Company provided cars have become a very sensitive subject in Belgium. The story started many years ago, when the use of company owned or leased vehicles was only granted to a limited group of senior executives (so-called ‘salary cars’) or to employees with jobs, requiring them to be frequently on the road (sales people, service engineers, etc… – ‘functional cars’).
In those old days, the company car benefit was subject to a favorable tax and social security treatment as compared to cash remuneration. This strange tax difference, which has often been criticized by European officials, has led to a fast growth of company provided vehicles Belgium, especially of the ‘salary cars’. More and more employers started offering cars as part of the total remuneration of employees and as a weapon in the war for talent. Even starters or lower level administrative staff members now often get a company car.
In line with the growth of company provided cars, the Belgian car park has grown throughout the years. Unprecedented cheap mobility has induced lured employees into jobs, which are quite distant from their home, or to purchase homes at more remote locations, away from efficient public transportation. At the same time measures have been introduced to create low volume roads by concentrating traffic on a limited number of main roads.
The results of all these factors become more and more visible every day, as roads in and around cities got congested, combined with negative environmental consequences.
Also in line with a long tradition, the Belgian government mainly tries to steer behavior of people through tax measures and tends to overlook alternative ideas. In the upcoming 2017 tax legislation, company cars have an interesting place in the corporate tax section. The measures not really aim at improving mobility and environment, but are set up as a method to compensate tax rate reductions by increasing taxes on company provided cars.
In this way, we will see increasing taxable benefit values for employees and also significant limitations to the deductibility of car related expenses by the employer.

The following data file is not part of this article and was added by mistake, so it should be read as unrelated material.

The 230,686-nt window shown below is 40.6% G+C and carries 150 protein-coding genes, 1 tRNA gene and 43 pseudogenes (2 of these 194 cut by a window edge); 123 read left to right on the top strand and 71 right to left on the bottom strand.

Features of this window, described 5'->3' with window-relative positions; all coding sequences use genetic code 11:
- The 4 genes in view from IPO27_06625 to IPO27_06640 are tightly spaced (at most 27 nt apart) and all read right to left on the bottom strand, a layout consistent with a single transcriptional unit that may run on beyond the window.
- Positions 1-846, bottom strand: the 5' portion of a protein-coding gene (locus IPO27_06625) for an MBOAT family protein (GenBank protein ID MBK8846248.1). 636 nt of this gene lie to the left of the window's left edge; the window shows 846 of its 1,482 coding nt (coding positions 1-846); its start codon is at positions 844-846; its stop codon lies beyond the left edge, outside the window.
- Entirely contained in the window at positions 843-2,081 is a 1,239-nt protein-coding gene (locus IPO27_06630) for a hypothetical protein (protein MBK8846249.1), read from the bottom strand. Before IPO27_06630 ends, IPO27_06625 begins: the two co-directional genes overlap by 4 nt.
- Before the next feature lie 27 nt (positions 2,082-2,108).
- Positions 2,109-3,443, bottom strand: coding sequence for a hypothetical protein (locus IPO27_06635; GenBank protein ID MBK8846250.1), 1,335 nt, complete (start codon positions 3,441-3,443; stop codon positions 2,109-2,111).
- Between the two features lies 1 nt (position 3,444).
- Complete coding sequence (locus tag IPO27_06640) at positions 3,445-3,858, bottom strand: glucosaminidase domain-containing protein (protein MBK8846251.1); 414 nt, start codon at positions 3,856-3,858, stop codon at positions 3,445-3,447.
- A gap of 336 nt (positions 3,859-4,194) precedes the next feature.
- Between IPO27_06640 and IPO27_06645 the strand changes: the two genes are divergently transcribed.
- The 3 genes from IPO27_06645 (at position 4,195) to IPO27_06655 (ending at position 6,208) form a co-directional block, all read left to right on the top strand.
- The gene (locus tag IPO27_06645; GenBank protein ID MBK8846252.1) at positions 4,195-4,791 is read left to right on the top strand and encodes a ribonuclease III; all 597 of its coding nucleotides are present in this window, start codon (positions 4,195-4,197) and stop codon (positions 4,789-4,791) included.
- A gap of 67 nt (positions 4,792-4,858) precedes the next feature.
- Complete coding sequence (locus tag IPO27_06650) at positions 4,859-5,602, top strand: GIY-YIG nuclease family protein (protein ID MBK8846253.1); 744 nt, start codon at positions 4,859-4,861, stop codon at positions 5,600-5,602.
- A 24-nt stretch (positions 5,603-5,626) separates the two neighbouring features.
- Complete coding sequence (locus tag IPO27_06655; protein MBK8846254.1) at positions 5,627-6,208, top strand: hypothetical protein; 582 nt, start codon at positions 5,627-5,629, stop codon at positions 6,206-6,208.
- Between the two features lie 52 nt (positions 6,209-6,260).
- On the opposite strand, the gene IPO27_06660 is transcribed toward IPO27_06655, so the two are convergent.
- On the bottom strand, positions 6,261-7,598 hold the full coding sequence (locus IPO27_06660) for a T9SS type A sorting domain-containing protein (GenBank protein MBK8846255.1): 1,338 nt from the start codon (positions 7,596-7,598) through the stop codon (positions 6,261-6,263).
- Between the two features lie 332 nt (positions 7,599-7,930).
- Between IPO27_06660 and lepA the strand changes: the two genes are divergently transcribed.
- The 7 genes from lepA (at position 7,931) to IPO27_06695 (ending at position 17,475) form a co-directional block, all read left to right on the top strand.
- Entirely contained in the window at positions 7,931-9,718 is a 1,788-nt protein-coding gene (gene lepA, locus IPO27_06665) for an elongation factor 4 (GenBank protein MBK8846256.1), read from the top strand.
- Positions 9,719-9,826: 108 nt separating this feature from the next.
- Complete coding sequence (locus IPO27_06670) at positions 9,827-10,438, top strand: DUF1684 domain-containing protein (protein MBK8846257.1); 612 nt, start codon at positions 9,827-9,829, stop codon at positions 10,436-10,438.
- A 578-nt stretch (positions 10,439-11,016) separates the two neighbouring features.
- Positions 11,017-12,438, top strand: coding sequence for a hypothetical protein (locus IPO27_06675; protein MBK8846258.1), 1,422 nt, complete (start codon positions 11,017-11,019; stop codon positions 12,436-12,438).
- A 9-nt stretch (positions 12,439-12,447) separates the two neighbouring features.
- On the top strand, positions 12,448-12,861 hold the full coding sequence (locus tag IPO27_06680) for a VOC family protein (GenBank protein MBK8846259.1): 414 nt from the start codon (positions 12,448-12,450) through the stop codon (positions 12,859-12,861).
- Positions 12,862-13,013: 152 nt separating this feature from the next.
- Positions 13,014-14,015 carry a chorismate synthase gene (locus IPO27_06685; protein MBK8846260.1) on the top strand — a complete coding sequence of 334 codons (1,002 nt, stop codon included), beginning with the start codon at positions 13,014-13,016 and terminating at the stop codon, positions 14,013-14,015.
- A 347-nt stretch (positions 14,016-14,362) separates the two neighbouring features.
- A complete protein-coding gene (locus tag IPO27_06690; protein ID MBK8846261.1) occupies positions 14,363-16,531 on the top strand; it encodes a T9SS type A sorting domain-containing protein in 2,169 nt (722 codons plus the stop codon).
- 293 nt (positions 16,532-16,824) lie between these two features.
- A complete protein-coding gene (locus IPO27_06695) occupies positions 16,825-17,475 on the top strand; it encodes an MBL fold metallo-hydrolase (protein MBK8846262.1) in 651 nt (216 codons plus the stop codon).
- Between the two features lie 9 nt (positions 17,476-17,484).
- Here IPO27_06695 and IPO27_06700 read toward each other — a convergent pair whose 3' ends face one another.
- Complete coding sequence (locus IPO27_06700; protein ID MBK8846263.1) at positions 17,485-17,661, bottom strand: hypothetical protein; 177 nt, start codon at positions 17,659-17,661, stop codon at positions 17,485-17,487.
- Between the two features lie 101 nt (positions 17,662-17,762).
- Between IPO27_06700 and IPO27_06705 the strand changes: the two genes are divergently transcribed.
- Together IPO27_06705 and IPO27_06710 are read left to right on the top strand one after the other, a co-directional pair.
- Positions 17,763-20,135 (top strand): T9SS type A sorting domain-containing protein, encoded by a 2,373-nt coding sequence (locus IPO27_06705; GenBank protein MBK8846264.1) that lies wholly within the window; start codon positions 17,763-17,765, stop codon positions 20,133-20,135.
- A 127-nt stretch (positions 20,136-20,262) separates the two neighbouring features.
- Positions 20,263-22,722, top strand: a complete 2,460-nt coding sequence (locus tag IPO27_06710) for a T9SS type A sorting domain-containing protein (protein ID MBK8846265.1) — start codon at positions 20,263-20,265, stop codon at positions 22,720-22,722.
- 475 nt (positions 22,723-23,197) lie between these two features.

Apart from taxes as such, it is interesting to have a look at the technological evolutions, more specifically at so-called ‘hybrid’ vehicles, which combine a traditional propulsion (mainly petrol or diesel) with an electric engine. From an environmental point of view, the sub-category of ‘plug-in’ hybrids is interesting. These vehicles have a large battery capacity, which can be charged on the electricity grid instead of charging on the traditional fuel engine.
When properly charged and mainly used for low distance travel in congested areas, plug-in hybrids can mostly operate on battery power alone. Under such circumstances, they are highly energy and cost efficient. Their environmental impact is then beneficial, though when looking at traffic congestion, they offer no benefit as compared to any traditional vehicle.
As mentioned above, the Belgian government has a long tradition of steering behavior through tax measures. Belgian citizens (the tax payers) have an equally long tradition of trying to reduce their taxes by making smart decisions. Also in the area of company provided cars, the game is now fully on, especially for the plug-in hybrids. For traditional hybrids, which can not be connected to the power grid, the rules are not (yet) changing.
When looking at car prices, it is clear that the cost of the technology limits the financial opportunity for employers to offer plug-in hybrids to large groups of employees. For the typical functional cars (sales people, service engineers, etc…) with a high daily mileage the technology may not always lead to optimal results. Plug-in hybrids at this moment are mostly suitable as ‘salary cars’.
It is at this moment hard to find any plug-in hybrids, at a cost below 40.000 Euro and it is not difficult at all to find models costing in excess of 70.000 Euro. This has induced the German ‘premium’ car manufacturers to eagerly invest in this market segment.